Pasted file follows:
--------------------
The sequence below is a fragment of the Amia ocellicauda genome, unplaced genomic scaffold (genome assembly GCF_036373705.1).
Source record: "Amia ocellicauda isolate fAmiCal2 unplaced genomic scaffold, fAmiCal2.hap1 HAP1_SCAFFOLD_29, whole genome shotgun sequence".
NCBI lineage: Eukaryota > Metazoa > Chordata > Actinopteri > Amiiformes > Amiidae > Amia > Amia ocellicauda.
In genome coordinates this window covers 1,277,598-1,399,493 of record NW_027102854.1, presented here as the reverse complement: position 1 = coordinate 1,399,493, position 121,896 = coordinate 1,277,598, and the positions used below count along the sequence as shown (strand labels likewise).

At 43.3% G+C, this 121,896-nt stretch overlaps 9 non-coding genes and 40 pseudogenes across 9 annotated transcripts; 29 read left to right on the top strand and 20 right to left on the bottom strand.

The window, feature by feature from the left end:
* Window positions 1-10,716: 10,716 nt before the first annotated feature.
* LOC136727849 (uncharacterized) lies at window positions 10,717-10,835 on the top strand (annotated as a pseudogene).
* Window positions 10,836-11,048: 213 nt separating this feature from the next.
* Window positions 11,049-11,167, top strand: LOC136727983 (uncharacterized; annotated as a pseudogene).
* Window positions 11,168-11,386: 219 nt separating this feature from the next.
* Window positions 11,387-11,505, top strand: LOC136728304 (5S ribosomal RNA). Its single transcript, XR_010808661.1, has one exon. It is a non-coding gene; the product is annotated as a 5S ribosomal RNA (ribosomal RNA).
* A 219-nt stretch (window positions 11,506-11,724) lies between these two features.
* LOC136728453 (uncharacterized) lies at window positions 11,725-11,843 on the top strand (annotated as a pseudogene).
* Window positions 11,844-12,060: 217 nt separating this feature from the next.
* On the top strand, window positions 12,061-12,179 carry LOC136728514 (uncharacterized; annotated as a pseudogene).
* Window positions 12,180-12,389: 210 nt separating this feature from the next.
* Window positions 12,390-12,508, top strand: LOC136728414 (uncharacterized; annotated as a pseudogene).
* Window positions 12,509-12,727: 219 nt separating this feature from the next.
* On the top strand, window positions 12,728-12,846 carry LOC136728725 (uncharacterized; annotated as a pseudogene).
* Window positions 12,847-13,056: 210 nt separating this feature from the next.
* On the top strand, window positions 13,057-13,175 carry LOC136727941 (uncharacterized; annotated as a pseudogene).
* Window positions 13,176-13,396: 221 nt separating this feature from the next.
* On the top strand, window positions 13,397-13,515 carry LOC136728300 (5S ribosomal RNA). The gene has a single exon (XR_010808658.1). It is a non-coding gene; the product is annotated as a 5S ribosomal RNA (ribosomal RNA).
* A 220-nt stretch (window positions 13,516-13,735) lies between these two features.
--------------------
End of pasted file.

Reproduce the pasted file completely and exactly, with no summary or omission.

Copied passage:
The sequence below is a fragment of the Amia ocellicauda genome, unplaced genomic scaffold (genome assembly GCF_036373705.1).
Source record: "Amia ocellicauda isolate fAmiCal2 unplaced genomic scaffold, fAmiCal2.hap1 HAP1_SCAFFOLD_29, whole genome shotgun sequence".
NCBI lineage: Eukaryota > Metazoa > Chordata > Actinopteri > Amiiformes > Amiidae > Amia > Amia ocellicauda.
In genome coordinates this window covers 1,277,598-1,399,493 of record NW_027102854.1, presented here as the reverse complement: position 1 = coordinate 1,399,493, position 121,896 = coordinate 1,277,598, and the positions used below count along the sequence as shown (strand labels likewise).

At 43.3% G+C, this 121,896-nt stretch overlaps 9 non-coding genes and 40 pseudogenes across 9 annotated transcripts; 29 read left to right on the top strand and 20 right to left on the bottom strand.

The window, feature by feature from the left end:
* Window positions 1-10,716: 10,716 nt before the first annotated feature.
* LOC136727849 (uncharacterized) lies at window positions 10,717-10,835 on the top strand (annotated as a pseudogene).
* Window positions 10,836-11,048: 213 nt separating this feature from the next.
* Window positions 11,049-11,167, top strand: LOC136727983 (uncharacterized; annotated as a pseudogene).
* Window positions 11,168-11,386: 219 nt separating this feature from the next.
* Window positions 11,387-11,505, top strand: LOC136728304 (5S ribosomal RNA). Its single transcript, XR_010808661.1, has one exon. It is a non-coding gene; the product is annotated as a 5S ribosomal RNA (ribosomal RNA).
* A 219-nt stretch (window positions 11,506-11,724) lies between these two features.
* LOC136728453 (uncharacterized) lies at window positions 11,725-11,843 on the top strand (annotated as a pseudogene).
* Window positions 11,844-12,060: 217 nt separating this feature from the next.
* On the top strand, window positions 12,061-12,179 carry LOC136728514 (uncharacterized; annotated as a pseudogene).
* Window positions 12,180-12,389: 210 nt separating this feature from the next.
* Window positions 12,390-12,508, top strand: LOC136728414 (uncharacterized; annotated as a pseudogene).
* Window positions 12,509-12,727: 219 nt separating this feature from the next.
* On the top strand, window positions 12,728-12,846 carry LOC136728725 (uncharacterized; annotated as a pseudogene).
* Window positions 12,847-13,056: 210 nt separating this feature from the next.
* On the top strand, window positions 13,057-13,175 carry LOC136727941 (uncharacterized; annotated as a pseudogene).
* Window positions 13,176-13,396: 221 nt separating this feature from the next.
* On the top strand, window positions 13,397-13,515 carry LOC136728300 (5S ribosomal RNA). The gene has a single exon (XR_010808658.1). It is a non-coding gene; the product is annotated as a 5S ribosomal RNA (ribosomal RNA).
* A 220-nt stretch (window positions 13,516-13,735) lies between these two features.